Game 15 Preview: Tampa Bay Lightning vs Edmonton Oilers

Fresh from a four-day break following an assertive home victory over the Blues, the Tampa Bay Lightning (10-4-0, 20 PTS) will host the Edmonton Oilers (4-10-2, 10 PTS), which, beset by injuries and a poor start out of the gate, earned a badly-needed overtime win against the Panthers on Tuesday.

To date, the Lightning’s schedule has featured a number of high-caliber opponents and a few thoroughly-flawed or heavily-distressed clubs; the Oilers, as their record indicates, are one of the latter squads. Anything is possible (witness the lowly Sabres knocking off the mighty Sharks last night) within a single game, of course, but Tampa Bay ought to be licking their chops at the chance to pummel a hobbled Edmonton team that has had immense trouble keeping the puck out of the back of its net.

The two clubs last met in the tail-end of the 2011-2012 season, at the time a largely inconsequential match which the Lightning won via the skills competition. Both ended up finishing up well out of playoff contention; the Oilers won the Nail Yakupov sweepstakes while the Lightning, despite a heavy run on defensemen in the first 10 picks, was content to add Slater Koekkoek to its growing prospect pool. Guy Boucher would toil on in Tampa Bay but Tom Renney would give way to Ralph Krueger in Edmonton.

A lockout-shortened season later and the two clubs are drastically different: in Tampa Bay, Jon Cooper has taken over the reigns as the Bolts’ bench boss, Lecavalier is gone and a significant youth movement is underway while, for Edmonton, it’s now The Dallas Eakins Experiment and doing damage control with Yakupov.

Fortunately for the embattled young Russian forward, he’ll be on a line tonight with dynamic left winger Taylor Hall, who makes his return from a knee injury. Hall will reportedly wear a knee brace for the foreseeable future to protect the knee. But with Hall back in the lineup, the Oilers have all three of their prized 1st overall picks in the same game for the first time since October 19th in Ottawa.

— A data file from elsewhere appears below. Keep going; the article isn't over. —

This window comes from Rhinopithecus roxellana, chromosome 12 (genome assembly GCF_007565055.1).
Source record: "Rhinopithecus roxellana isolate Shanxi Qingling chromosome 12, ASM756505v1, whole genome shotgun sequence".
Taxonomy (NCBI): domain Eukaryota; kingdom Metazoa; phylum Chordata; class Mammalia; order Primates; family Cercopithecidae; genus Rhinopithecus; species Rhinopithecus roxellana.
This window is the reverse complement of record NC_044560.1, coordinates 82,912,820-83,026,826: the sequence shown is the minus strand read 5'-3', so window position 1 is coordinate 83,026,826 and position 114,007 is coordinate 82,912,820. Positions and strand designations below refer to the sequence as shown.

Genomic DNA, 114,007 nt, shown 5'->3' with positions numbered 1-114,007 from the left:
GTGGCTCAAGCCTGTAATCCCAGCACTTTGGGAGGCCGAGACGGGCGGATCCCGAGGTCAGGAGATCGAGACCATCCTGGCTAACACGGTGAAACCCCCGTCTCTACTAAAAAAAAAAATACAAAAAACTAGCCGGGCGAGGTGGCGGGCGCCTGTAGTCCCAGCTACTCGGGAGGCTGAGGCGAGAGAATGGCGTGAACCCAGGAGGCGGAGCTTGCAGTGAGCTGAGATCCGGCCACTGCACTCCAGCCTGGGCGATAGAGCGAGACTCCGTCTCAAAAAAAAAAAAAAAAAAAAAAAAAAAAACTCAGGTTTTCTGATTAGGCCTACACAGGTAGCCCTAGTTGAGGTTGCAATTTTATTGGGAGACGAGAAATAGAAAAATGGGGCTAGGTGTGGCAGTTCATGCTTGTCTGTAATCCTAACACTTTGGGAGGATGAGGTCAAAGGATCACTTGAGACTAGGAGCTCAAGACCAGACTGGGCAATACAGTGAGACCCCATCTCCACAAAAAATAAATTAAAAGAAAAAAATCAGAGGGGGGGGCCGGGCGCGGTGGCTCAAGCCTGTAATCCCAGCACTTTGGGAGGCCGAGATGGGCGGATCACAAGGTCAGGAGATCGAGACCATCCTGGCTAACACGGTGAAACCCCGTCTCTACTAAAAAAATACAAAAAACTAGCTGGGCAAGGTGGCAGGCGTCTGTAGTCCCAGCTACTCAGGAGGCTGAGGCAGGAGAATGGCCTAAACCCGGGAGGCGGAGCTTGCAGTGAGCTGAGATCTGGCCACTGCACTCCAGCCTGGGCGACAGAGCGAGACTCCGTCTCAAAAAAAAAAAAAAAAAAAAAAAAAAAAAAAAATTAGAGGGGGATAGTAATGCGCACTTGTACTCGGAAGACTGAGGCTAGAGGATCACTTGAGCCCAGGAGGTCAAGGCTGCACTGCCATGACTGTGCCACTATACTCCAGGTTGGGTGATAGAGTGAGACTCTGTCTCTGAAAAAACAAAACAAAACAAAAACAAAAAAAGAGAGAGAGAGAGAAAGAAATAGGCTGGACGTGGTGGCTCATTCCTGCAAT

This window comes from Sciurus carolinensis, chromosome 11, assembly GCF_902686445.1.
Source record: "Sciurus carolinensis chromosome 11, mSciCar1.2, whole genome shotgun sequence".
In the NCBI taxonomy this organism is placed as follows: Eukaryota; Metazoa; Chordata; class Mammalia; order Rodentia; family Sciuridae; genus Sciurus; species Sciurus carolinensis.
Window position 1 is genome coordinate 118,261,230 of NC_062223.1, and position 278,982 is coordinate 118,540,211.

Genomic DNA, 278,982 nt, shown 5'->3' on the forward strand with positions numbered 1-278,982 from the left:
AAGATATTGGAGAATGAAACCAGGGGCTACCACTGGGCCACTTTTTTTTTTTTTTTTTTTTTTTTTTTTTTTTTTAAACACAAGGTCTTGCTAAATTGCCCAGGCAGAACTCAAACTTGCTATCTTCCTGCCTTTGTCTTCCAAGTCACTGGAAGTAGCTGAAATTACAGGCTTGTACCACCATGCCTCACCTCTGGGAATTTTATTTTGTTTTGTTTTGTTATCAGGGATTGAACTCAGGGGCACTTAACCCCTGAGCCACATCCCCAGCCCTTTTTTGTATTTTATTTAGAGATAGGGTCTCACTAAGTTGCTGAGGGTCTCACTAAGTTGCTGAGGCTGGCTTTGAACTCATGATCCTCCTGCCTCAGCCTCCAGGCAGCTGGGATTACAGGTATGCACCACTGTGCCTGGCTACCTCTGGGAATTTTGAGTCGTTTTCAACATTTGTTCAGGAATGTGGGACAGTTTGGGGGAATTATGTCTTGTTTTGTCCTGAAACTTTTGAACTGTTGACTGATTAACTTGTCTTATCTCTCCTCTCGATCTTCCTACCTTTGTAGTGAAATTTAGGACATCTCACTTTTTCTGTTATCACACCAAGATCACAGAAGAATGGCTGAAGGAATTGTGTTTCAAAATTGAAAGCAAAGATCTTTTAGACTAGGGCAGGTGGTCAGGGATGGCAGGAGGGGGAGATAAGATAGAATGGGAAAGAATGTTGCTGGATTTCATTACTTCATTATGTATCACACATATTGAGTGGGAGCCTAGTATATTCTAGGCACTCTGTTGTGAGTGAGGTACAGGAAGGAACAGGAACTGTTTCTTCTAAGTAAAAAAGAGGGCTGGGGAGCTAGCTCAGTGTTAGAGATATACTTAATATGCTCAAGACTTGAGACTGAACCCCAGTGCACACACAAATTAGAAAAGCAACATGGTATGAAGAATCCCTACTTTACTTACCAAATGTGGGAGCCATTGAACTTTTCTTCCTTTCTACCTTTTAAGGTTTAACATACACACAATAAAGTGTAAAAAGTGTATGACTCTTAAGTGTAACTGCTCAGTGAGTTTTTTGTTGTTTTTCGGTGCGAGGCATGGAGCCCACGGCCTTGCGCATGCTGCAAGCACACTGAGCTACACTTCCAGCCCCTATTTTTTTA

Looking at the disparity in these teams’ records, you might wonder what’s been the biggest difference. It’s hard not to point to goaltending. For the Oilers, who have used three netminders this season, only one of them has an even-strength save percentage over .900. That’s awful. Devan Dubnyk, their presumed starter (who was quite good last season), has an ESSV% of .876. Jason LaBarbera, signed from the Phoenix Coyotes to back up, has been only slightly better at .891. Richard Bachman is the lone bright spot at .903 but he’s injured and won’t play tonight.

Compare those numbers to that of entrenched starter Ben Bishop, who gets the nod again tonight: Bishop’s ESSV% is a sparkling .927, a touch better than his overall save percentage of .925.

As we’ve seen, however, goalie play can only mean so much — a team dominating control of the puck can overcome poor goaltending and a team with terrific goaltending can still be beat if they don’t shoot to score enough goals to win the game. Looking at the 5v5 Close stats, these teams look pretty similar — Corsi For% of 48.5% for the Lightning, 44.8% for the Oilers; Fenwick For% of 48.1% for the Lightning, 45.1% for the Oilers. So both teams are controlling shot attempts at a fairly similar, sub-par rate. (Tampa Bay is right around 20th in both Corsi and Fenwick; Edmonton closer to the bottom of the league).

So the biggest difference then between these two clubs is undoubtedly the goaltending, where Ben Bishop has led the Lightning to a 10-4 overall record and the underwhelming trio in Edmonton has them at 4-10-2.

Unfortunately for Edmonton, their struggles don’t stop at 5v5. They’re also not a very good special teams club either, which is surprising considering the wealth of offensive talent up front and how dominant their core was in the AHL during the lockout, particularly on the man advantage. Injuries to their top players have definitely been part of the problem, as Ryan Nugent-Hopkins, Taylor Hall, and Sam Gagner have all missed time for various reasons (among others), but 16 games into the season the Oilers are converting on just 13.5% of their power plays (24th in the NHL) while the Lightning are at a 21.4% clip (7th in the NHL). The penalty kill is a similar story — a recent hot streak for the Lightning has them at 85.4% (7th in the league) while the Oilers are down at 76.8% (26th in the league).

So on paper, the Lightning should have the advantage in all situations, but, anything can happen. The Oilers have their most complete lineup of the season and head coach Dallas Eakins has admitted some mistakes in implementing his defensive system and has worked to correct them.


Season Series

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Special Teams

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Team stats cited from Extra Skater.

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